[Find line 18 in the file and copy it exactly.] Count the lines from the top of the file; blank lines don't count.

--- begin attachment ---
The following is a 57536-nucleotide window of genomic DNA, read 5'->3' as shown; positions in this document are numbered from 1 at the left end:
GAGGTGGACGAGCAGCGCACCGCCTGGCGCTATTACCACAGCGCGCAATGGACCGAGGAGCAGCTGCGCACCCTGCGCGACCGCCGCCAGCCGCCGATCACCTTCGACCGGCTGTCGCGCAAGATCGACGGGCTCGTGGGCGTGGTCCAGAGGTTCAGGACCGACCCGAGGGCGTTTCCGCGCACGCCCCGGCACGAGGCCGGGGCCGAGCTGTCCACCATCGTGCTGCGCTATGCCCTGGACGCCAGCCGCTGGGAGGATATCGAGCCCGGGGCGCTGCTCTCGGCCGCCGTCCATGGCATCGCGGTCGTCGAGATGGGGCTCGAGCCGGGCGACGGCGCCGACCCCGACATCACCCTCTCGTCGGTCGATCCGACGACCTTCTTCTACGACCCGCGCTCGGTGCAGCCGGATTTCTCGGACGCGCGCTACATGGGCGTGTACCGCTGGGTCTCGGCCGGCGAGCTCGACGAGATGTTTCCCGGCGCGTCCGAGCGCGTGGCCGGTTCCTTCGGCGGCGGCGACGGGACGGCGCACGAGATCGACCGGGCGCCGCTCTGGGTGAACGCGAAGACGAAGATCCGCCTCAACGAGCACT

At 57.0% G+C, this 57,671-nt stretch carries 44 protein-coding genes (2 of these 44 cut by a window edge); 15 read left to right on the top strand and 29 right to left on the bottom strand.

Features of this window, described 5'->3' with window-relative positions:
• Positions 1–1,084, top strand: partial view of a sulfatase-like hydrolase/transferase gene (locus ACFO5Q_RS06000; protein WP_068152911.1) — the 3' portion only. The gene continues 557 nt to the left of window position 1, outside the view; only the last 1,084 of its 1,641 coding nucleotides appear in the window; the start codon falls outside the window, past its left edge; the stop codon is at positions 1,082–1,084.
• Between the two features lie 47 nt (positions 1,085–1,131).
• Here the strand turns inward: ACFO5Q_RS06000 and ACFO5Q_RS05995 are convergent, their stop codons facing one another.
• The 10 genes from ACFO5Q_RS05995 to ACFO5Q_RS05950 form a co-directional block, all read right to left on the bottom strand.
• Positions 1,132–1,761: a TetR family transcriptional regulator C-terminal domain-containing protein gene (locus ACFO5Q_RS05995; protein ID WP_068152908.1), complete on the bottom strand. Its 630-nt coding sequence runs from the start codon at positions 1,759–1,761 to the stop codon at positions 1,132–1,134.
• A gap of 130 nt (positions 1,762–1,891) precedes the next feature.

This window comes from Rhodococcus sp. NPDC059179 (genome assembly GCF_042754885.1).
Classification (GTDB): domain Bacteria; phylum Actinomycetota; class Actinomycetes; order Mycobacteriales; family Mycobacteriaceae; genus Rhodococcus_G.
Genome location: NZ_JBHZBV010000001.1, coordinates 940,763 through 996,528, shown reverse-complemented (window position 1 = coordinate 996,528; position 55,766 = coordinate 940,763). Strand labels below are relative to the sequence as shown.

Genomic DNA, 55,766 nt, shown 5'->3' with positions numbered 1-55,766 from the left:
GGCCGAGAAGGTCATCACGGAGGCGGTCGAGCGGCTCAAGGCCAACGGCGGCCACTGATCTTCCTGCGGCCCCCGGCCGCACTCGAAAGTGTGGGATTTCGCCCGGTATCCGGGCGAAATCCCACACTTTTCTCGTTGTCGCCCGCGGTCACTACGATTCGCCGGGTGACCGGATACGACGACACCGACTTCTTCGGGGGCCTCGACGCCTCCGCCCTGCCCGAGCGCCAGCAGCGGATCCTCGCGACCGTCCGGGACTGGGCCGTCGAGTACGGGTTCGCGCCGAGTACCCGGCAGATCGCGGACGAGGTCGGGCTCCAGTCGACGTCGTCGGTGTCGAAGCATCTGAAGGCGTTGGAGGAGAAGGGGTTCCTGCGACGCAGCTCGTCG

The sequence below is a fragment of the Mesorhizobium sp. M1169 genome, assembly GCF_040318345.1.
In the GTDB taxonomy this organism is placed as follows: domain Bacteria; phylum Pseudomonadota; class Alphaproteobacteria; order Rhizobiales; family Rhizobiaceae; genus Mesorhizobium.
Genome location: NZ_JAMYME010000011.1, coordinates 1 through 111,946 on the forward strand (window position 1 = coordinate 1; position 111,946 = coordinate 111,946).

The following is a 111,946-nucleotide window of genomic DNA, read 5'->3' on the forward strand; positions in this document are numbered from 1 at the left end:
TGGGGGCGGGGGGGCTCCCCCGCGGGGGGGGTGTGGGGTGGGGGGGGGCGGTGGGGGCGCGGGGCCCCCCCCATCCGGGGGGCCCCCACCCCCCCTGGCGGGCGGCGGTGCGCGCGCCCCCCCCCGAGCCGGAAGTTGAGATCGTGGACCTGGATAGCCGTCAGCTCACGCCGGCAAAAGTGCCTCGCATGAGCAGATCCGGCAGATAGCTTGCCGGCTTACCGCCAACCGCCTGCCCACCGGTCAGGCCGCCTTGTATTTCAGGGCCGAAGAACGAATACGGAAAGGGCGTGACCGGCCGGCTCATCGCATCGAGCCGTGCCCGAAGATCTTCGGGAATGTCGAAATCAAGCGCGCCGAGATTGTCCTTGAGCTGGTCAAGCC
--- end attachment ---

Genome location: NZ_JAMYME010000011.1, coordinates 1 through 111,946 on the forward strand (window position 1 = coordinate 1; position 111,946 = coordinate 111,946).